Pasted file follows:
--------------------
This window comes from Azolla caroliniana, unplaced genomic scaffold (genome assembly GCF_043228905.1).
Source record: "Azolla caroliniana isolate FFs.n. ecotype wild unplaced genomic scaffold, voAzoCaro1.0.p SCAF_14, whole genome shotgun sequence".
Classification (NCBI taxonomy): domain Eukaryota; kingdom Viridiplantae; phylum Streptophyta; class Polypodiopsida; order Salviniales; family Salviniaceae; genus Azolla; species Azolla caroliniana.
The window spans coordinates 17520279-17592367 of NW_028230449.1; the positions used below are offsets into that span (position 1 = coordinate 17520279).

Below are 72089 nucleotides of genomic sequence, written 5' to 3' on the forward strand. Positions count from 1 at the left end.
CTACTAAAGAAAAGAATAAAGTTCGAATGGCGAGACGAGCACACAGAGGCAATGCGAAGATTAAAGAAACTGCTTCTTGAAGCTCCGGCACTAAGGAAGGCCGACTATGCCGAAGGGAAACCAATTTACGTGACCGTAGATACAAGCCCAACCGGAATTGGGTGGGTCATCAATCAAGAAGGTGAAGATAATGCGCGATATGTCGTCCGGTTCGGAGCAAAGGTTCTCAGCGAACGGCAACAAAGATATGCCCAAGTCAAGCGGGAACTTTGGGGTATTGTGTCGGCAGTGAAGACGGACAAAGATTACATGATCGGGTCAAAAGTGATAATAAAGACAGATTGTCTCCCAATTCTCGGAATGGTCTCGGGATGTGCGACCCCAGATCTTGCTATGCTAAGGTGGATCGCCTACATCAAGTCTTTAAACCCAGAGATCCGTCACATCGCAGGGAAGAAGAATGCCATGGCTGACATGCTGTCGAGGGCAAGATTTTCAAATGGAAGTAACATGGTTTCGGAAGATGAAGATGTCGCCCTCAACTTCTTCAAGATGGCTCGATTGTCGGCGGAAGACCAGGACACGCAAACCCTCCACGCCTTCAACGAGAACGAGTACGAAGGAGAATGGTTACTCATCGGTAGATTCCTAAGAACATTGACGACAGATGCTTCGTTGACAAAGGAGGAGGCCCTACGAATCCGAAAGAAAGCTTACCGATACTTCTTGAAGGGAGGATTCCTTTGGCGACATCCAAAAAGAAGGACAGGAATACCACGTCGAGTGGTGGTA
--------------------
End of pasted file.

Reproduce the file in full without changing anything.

This window comes from Azolla caroliniana, unplaced genomic scaffold (genome assembly GCF_043228905.1).
Source record: "Azolla caroliniana isolate FFs.n. ecotype wild unplaced genomic scaffold, voAzoCaro1.0.p SCAF_14, whole genome shotgun sequence".
Classification (NCBI taxonomy): domain Eukaryota; kingdom Viridiplantae; phylum Streptophyta; class Polypodiopsida; order Salviniales; family Salviniaceae; genus Azolla; species Azolla caroliniana.
The window spans coordinates 17520279-17592367 of NW_028230449.1; the positions used below are offsets into that span (position 1 = coordinate 17520279).

Below are 72089 nucleotides of genomic sequence, written 5' to 3' on the forward strand. Positions count from 1 at the left end.
CTACTAAAGAAAAGAATAAAGTTCGAATGGCGAGACGAGCACACAGAGGCAATGCGAAGATTAAAGAAACTGCTTCTTGAAGCTCCGGCACTAAGGAAGGCCGACTATGCCGAAGGGAAACCAATTTACGTGACCGTAGATACAAGCCCAACCGGAATTGGGTGGGTCATCAATCAAGAAGGTGAAGATAATGCGCGATATGTCGTCCGGTTCGGAGCAAAGGTTCTCAGCGAACGGCAACAAAGATATGCCCAAGTCAAGCGGGAACTTTGGGGTATTGTGTCGGCAGTGAAGACGGACAAAGATTACATGATCGGGTCAAAAGTGATAATAAAGACAGATTGTCTCCCAATTCTCGGAATGGTCTCGGGATGTGCGACCCCAGATCTTGCTATGCTAAGGTGGATCGCCTACATCAAGTCTTTAAACCCAGAGATCCGTCACATCGCAGGGAAGAAGAATGCCATGGCTGACATGCTGTCGAGGGCAAGATTTTCAAATGGAAGTAACATGGTTTCGGAAGATGAAGATGTCGCCCTCAACTTCTTCAAGATGGCTCGATTGTCGGCGGAAGACCAGGACACGCAAACCCTCCACGCCTTCAACGAGAACGAGTACGAAGGAGAATGGTTACTCATCGGTAGATTCCTAAGAACATTGACGACAGATGCTTCGTTGACAAAGGAGGAGGCCCTACGAATCCGAAAGAAAGCTTACCGATACTTCTTGAAGGGAGGATTCCTTTGGCGACATCCAAAAAGAAGGACAGGAATACCACGTCGAGTGGTGGTA